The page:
I’ve been meaning for a long time to write about the way in which the artworld talks about collectors who made their money from hedge funds. In fact, I’d rough-drafted a post two months ago, but newsier topics (and my hectic life) interceded. A comment posted by Olav Velthuis in response to Ian’s “Contemporary: what real value?” post prodded me to pick up that draft again. Because I often wonder if artworld insiders haven’t started to treat hedge-fund buyers as their handy whipping boys, blaming them for everything that makes people uneasy about the art market as it progresses into uncharted territory. Let’s start with the case against hedge-funders. [UPDATE: Olav says I misread the above. See comment #1 below. ] Olav wrote:
The new players on the market are hedge fund managers who have on the one hand an enormous reputation deficit (they are considered the parasites of the financial system, much more so than the Wall Street traders that flocked the art market in the 1980s) and on the other hand an enormous surplus of capital (again, much more so than Wall Street in the 1980s or, for that matter nowadays).
In April – when I wrote that rough draft – two pieces published in the same week likewise touched on hedge-funders in the current art market. Both pieces noted the wariness with which many regard those collectors (albeit while happily taking their money). In the New York Sun piece, “Art Market Shifts With Players” Marion Maneker wrote: “Many in the art world [are] nervous that their market is beginning to resemble the volatile financial markets. The presence of many hedge-fund managers — the puppet masters of the herky-jerky stock market — among the new breed of art collector has many dealers on edge.” Likewise in an item I contributed to a small part of New York Magazine’s blowout package on “hedgies,” I quoted a dealer saying: “The big fear is that if the market turns, they’ll get out of art just as fast as they came in.”
The fundamental notion here is what the French call deformation professionelle – the syndrome where the modus operandi of your professional life shapes how you handle things in your private life. In this case, that means that the people buying art with hedge-fund money are allegedly treating the artworld as yet another market to be gamed. By extension, observers predict that the hedge fund guys (and they always seem to be guys) will ruthlessly bail on the art market as soon as they feel like it’s “topped.”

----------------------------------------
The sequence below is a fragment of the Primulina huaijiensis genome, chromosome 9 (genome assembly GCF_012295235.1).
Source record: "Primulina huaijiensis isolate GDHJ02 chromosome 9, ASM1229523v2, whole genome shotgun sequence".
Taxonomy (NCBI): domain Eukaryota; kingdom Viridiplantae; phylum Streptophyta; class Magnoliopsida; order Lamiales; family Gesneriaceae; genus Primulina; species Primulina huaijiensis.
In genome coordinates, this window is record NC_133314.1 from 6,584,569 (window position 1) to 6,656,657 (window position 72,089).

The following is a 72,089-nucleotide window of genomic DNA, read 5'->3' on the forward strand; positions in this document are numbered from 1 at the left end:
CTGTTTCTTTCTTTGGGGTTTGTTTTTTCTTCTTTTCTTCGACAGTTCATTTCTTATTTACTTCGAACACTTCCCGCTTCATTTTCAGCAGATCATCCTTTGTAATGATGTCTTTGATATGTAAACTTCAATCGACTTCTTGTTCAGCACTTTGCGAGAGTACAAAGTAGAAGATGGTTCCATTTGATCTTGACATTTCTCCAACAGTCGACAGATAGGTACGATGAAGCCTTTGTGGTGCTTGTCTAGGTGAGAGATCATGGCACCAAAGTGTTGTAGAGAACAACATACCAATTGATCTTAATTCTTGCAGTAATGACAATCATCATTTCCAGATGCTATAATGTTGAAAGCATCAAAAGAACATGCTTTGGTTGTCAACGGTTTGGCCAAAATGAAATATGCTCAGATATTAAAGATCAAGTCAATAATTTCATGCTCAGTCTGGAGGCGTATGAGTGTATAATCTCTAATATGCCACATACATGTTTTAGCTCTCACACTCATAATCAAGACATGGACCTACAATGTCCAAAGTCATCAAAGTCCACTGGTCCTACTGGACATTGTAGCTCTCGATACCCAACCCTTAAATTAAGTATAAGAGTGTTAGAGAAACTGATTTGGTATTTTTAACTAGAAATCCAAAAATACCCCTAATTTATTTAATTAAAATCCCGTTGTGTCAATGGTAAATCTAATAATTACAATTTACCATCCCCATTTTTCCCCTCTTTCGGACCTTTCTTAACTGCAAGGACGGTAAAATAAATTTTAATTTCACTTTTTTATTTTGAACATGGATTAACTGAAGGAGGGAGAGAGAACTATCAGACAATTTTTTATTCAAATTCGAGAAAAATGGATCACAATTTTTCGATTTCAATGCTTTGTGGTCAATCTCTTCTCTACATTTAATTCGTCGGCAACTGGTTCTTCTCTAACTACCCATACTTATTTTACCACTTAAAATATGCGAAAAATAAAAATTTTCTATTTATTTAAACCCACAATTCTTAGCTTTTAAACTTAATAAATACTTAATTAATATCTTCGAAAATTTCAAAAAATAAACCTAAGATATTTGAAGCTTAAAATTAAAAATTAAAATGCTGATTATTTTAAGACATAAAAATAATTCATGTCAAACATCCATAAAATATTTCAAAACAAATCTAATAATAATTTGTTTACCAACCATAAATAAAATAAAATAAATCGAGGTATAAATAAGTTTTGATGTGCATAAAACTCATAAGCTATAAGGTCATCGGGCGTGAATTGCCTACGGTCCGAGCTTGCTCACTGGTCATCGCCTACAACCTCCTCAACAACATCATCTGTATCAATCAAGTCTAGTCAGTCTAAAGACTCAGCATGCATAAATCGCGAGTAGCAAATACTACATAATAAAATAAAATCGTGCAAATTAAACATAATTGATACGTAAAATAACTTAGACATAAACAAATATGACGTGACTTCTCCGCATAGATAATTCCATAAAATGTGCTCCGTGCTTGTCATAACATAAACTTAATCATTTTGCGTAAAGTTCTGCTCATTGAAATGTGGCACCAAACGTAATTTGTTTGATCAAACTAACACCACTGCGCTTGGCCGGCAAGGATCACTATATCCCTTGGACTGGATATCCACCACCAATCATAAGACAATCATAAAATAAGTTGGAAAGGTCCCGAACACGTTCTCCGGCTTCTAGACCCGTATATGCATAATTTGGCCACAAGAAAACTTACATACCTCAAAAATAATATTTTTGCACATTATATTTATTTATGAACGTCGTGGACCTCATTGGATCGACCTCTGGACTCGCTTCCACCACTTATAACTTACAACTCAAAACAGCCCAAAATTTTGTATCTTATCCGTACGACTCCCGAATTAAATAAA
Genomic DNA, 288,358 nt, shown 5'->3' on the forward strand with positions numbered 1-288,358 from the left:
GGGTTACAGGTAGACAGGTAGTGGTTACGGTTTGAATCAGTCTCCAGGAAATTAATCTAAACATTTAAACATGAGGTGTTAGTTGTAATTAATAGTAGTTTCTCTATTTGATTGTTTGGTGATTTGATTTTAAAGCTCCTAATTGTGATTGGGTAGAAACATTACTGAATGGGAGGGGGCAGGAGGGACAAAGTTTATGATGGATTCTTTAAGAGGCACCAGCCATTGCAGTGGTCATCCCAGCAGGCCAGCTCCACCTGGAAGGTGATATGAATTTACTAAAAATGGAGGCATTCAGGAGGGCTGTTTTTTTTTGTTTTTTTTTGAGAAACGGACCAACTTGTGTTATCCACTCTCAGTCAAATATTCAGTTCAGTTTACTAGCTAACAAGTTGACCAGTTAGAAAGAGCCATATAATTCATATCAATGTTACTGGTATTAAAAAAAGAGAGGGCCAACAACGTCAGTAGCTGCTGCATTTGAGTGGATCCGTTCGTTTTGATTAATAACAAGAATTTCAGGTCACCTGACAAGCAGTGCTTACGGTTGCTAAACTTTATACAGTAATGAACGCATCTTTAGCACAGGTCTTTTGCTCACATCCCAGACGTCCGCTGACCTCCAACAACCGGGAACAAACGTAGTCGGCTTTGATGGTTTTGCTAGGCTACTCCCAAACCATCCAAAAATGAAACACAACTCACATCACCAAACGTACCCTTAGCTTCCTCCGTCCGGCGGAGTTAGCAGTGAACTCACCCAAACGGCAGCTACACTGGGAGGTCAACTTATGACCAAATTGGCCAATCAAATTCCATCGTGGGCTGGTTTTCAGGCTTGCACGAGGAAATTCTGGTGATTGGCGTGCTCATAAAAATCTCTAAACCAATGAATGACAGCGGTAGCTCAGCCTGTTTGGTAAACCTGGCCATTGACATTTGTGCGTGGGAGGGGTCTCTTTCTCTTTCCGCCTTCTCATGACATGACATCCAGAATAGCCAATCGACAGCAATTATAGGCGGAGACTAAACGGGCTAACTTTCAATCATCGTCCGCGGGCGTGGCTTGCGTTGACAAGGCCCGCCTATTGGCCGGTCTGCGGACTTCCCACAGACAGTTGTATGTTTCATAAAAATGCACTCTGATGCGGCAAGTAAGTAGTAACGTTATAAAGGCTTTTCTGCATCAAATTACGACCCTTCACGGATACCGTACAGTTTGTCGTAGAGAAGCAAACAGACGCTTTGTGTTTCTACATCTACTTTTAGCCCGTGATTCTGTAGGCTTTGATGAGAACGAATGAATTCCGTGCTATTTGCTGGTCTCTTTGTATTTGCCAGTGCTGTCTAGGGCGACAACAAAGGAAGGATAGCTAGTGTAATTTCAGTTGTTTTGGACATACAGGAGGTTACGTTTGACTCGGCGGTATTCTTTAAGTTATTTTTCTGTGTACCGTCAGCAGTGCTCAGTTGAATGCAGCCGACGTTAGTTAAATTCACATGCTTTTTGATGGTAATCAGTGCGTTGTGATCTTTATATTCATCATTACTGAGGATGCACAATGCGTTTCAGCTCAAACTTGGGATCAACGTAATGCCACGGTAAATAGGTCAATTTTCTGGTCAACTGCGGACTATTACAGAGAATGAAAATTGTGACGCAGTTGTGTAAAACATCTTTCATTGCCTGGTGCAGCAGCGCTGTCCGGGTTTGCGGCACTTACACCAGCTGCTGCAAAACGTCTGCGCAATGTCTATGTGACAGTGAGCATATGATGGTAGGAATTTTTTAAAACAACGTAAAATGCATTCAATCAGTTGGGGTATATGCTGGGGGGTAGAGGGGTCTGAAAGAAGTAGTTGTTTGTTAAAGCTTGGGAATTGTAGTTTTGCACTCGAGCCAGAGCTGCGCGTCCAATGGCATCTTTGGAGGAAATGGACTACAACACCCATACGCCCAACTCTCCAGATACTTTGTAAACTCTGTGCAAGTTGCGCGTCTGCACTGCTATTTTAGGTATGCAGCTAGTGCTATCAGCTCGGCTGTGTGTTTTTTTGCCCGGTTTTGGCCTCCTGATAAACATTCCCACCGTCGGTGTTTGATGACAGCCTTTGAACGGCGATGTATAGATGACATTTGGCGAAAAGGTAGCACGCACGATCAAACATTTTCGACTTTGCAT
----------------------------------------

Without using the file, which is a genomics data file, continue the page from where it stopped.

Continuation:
Granted, many of the hedge-fund guys seem to be using the same strategies that they would in playing markets – quantitative analysis, portfolio diversification, trading on insider information, trying to corner markets, and playing many potential buyers (individuals, or auction houses, or both at the same time) off against each other to maximize return when they do decide to sell.
That seems very un-connoisseur, totally alien to the notion of collecting art as a form or cultural patronage. But is it fair to tar only the hedge-funders with this brush? Because as the prices have gone stratospheric, a lot of so-called “real” collectors have suddenly started cashing out at auction. And the artworld has become a generally harder place, governed more and more by financial clout than by ideas and aesthetics. There are certainly a lot more lawsuits flying around, and many handshake agreements are suddenly evaporating when a higher price for the piece manifests itself. (I even heard of one collector who feigned amnesia to get out of a deal recently.)
Thus, the knee-jerk attacks on hedge-fund guys remind me of a political psychology theory I learned in college (the only idea I seem to have retained from that entire semester of study): That groups use a common enemy to create cohesion amongst themselves, and that this enemy commonly mirrors precisely those aspects that the group most fears lurk within itself.
So let’s be fair here. The motivations of those much criticized hedge-funders are not truly different than those of the private dealers and speculative collectors that preceded them into the art market. And it’s not a missing link in their moral DNA that has made those newer collectors into the new masters of an old game, but rather their huge appetite for risk and the razor-sharp analysis that they deploy.